is met. As the District Court noted, and as they admitted themselves, the Participating [Defendants] have a 'special . . . relationship' of privity with Bridgewood." Appellant's Br. at 25. Only in its reply brief and at oral argument did Transclean begin to retreat from its position that privity exists between Bridgewood and the Participating Defendants, at least insofar as it would bar through claim preclusion Transclean's infringement claims.
The term 'privity' is a label that expresses the conclusion that a particular nonparty in earlier litigation should be treated the same as a party to that litigation for claim preclusion purposes. Mars, 58 F.3d at 619. In the Eighth Circuit, privity exists when the parties are "so closely related" and their interests are "so nearly identical" that "it is fair to treat them as the same parties for purposes of determining the preclusive effect" of the first judgment. Ruple v. City of Vermillion, 714 F.2d 860, 862 (8th Cir. 1983).
It is important to recognize that under this standard, a manufacturer or seller of a product who is sued for patent infringement typically is not in privity with a party, otherwise
unrelated, who does no more than purchase and use the product. Cf. Mars, 58 F.3d at 619 (concluding that corporate parent and its wholly owned subsidiary, defendants in separate patent infringement suits, were in privity for claim preclusion purposes). In other words, ordinarily such parties are not so closely related and their litigation interests are not so nearly identical that a patentee's suit against one would bar a second action against the other under the doctrine of claim preclusion.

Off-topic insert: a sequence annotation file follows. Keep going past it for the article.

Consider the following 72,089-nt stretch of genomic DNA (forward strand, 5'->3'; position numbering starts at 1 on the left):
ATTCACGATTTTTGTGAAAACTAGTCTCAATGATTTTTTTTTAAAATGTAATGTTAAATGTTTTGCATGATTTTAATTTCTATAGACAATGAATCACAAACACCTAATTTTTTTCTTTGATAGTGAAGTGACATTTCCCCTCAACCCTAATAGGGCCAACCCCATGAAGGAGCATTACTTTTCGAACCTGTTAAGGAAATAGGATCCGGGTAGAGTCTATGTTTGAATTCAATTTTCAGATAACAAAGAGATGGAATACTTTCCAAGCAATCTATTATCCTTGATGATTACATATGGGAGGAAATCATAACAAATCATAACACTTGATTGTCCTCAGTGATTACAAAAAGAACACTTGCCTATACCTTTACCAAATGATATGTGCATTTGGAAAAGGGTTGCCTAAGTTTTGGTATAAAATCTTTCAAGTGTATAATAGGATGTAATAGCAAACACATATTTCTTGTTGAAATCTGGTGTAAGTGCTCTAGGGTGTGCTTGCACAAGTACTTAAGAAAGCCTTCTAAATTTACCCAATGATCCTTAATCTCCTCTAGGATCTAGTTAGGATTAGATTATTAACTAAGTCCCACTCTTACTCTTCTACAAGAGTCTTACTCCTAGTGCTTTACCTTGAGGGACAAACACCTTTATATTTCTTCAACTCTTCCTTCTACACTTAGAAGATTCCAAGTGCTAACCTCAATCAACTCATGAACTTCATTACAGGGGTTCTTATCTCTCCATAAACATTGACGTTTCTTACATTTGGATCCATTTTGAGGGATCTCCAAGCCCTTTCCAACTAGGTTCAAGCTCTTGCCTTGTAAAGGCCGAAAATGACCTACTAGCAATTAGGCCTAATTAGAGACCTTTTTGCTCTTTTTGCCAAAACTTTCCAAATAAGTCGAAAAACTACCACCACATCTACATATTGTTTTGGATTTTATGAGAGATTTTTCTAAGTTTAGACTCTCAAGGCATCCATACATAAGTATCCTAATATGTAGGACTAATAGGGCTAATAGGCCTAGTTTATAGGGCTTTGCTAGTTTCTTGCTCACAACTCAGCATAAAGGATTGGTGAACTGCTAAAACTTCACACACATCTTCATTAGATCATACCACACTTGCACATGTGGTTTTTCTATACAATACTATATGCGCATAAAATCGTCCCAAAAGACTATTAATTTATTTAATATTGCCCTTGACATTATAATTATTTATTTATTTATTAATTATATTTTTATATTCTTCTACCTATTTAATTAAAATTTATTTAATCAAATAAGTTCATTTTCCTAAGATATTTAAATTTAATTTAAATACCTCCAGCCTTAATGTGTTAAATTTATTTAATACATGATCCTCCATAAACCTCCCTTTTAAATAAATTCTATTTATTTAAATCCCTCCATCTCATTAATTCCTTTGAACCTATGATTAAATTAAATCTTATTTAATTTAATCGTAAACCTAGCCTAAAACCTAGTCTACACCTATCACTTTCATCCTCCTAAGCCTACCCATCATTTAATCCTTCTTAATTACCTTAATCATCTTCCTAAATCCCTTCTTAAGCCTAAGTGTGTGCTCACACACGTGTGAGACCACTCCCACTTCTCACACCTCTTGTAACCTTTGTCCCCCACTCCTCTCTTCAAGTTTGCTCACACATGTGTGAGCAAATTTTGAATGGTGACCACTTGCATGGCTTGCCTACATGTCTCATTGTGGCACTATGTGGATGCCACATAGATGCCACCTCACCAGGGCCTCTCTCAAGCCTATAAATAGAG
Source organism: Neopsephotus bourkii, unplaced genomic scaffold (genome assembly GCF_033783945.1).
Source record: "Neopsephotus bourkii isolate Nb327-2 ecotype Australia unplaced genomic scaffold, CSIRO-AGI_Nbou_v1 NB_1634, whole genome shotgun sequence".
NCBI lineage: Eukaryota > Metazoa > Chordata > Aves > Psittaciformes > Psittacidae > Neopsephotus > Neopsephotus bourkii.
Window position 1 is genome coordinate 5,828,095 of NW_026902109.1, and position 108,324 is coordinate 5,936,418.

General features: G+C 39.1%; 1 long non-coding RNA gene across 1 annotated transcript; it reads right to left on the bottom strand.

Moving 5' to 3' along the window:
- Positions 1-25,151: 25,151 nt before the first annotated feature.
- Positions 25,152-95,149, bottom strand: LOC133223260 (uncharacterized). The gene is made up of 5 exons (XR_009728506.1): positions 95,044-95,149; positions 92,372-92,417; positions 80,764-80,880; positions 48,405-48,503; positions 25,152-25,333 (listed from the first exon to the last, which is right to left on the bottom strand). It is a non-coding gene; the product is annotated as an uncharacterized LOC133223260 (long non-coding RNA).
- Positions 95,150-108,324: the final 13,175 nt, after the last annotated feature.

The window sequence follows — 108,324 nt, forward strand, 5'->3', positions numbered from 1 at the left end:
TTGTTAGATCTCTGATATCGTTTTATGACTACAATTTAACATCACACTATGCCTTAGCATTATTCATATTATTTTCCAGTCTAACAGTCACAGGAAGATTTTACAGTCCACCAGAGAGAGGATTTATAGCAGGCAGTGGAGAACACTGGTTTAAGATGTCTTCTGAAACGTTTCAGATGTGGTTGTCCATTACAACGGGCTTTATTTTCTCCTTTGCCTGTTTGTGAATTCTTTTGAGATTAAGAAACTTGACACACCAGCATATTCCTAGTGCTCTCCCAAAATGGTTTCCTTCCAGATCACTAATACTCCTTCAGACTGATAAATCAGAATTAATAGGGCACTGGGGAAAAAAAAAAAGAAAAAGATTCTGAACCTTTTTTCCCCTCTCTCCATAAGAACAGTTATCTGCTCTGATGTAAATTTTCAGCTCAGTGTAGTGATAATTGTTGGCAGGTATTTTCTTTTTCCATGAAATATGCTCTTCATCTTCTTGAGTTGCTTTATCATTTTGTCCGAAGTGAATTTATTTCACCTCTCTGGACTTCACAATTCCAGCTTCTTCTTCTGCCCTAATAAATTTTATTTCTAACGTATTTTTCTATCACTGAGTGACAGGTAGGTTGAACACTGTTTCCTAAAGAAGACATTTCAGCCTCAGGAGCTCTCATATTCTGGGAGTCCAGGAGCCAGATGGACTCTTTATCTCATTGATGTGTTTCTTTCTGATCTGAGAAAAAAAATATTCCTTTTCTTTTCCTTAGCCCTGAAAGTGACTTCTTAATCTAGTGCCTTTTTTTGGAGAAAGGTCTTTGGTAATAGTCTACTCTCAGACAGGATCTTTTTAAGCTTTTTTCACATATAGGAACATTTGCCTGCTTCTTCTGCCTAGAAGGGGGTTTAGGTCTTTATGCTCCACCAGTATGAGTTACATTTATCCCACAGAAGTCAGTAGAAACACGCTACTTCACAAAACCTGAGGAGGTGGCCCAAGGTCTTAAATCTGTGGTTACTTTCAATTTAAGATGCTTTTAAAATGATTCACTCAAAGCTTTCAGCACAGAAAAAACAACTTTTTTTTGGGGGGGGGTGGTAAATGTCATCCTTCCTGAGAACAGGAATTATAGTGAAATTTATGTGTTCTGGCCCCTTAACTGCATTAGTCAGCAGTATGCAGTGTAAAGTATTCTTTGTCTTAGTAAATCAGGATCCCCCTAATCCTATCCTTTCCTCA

The question facing us, therefore, is how to treat Transclean's representations that Bridgewood, the manufacturer and seller of the T-Tech machine, was in privity with its customers when the actual circumstances do not necessarily support that conclusion. Transclean made a tactical decision to admit that such a "special relationship" existed, first in connection with its issue preclusion argument and then for purposes of claim preclusion as well. Should Transclean be bound by its litigation strategy--its concession that Bridgewood and its customers were in privity?
The Participating Defendants argue that Transclean's admission is binding because privity is a question of fact
that can be admitted. While there is a split of authority as to whether privity is a question of law or fact, see L & S Indus., Inc. v. Williams, 989 F.2d 929, 932 (7th Cir. 1993) (citing cases from different circuits), the Eighth Circuit has treated privity as a factual question, see Kolb v. Scherer Bros. Fin. Servs. Co., 6 F.3d 542, 544 (8th Cir. 1993). As previously explained, privity was not disputed before the trial court--Transclean agreed with the defendants that they were in privity with Bridgewood for purposes of claim preclusion. Because there were no disputed issues of material fact with respect to privity or any other elements of claim preclusion, the trial judge correctly granted summary judgment on the claim preclusion issue in view of the record before him, including Transclean's repeated admissions that Bridgewood and the defendants in this case were in privity. See Fed. R. Civ. P. 56(c); Anderson v. Liberty Lobby, Inc., 477 U.S. 242, 250, 106 S. Ct. 2505, 91 L. Ed. 2d 202 (1986).